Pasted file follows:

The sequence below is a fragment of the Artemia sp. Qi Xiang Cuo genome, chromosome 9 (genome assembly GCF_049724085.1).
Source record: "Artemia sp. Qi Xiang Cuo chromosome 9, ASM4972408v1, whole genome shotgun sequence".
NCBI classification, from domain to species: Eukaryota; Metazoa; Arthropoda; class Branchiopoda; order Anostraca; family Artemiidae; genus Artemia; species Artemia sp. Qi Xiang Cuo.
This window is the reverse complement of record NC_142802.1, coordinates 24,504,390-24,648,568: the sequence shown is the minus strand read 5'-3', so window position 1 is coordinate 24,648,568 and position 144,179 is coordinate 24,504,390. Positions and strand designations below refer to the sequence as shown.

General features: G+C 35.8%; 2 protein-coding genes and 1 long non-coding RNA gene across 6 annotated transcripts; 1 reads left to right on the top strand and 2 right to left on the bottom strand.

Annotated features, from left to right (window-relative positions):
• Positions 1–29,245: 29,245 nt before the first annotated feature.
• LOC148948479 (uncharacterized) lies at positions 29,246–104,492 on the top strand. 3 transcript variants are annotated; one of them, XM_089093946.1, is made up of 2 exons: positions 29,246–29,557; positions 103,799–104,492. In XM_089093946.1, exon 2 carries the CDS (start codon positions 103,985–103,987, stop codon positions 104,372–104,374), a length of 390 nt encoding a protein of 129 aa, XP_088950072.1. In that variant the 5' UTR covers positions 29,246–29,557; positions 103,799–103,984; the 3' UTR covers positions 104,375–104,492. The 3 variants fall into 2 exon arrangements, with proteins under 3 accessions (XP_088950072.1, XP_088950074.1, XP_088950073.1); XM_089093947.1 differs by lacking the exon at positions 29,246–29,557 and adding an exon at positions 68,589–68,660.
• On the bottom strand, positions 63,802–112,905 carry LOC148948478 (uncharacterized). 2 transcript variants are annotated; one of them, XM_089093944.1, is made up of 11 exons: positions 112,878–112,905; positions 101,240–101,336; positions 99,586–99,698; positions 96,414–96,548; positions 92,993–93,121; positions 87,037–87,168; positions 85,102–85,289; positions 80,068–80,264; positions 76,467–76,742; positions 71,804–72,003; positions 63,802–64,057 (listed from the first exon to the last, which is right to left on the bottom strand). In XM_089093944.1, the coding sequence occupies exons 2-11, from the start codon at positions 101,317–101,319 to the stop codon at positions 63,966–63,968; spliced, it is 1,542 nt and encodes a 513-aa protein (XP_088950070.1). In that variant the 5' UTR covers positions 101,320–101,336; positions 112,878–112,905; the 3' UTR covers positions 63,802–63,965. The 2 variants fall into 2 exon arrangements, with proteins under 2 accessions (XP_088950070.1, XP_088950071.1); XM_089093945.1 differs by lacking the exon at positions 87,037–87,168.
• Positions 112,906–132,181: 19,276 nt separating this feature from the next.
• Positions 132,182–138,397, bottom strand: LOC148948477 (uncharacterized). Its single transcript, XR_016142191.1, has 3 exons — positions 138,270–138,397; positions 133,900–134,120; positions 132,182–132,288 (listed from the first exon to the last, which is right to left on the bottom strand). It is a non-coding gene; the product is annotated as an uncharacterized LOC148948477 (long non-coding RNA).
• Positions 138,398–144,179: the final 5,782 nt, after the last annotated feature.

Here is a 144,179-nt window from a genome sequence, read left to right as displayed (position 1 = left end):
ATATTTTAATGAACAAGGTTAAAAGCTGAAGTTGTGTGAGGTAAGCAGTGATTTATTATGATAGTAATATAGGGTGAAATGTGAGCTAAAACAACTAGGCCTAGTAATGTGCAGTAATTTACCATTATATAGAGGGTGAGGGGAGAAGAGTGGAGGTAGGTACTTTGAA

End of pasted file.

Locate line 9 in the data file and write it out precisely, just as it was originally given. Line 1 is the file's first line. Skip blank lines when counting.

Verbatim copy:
• On the bottom strand, positions 63,802–112,905 carry LOC148948478 (uncharacterized). 2 transcript variants are annotated; one of them, XM_089093944.1, is made up of 11 exons: positions 112,878–112,905; positions 101,240–101,336; positions 99,586–99,698; positions 96,414–96,548; positions 92,993–93,121; positions 87,037–87,168; positions 85,102–85,289; positions 80,068–80,264; positions 76,467–76,742; positions 71,804–72,003; positions 63,802–64,057 (listed from the first exon to the last, which is right to left on the bottom strand). In XM_089093944.1, the coding sequence occupies exons 2-11, from the start codon at positions 101,317–101,319 to the stop codon at positions 63,966–63,968; spliced, it is 1,542 nt and encodes a 513-aa protein (XP_088950070.1). In that variant the 5' UTR covers positions 101,320–101,336; positions 112,878–112,905; the 3' UTR covers positions 63,802–63,965. The 2 variants fall into 2 exon arrangements, with proteins under 2 accessions (XP_088950070.1, XP_088950071.1); XM_089093945.1 differs by lacking the exon at positions 87,037–87,168.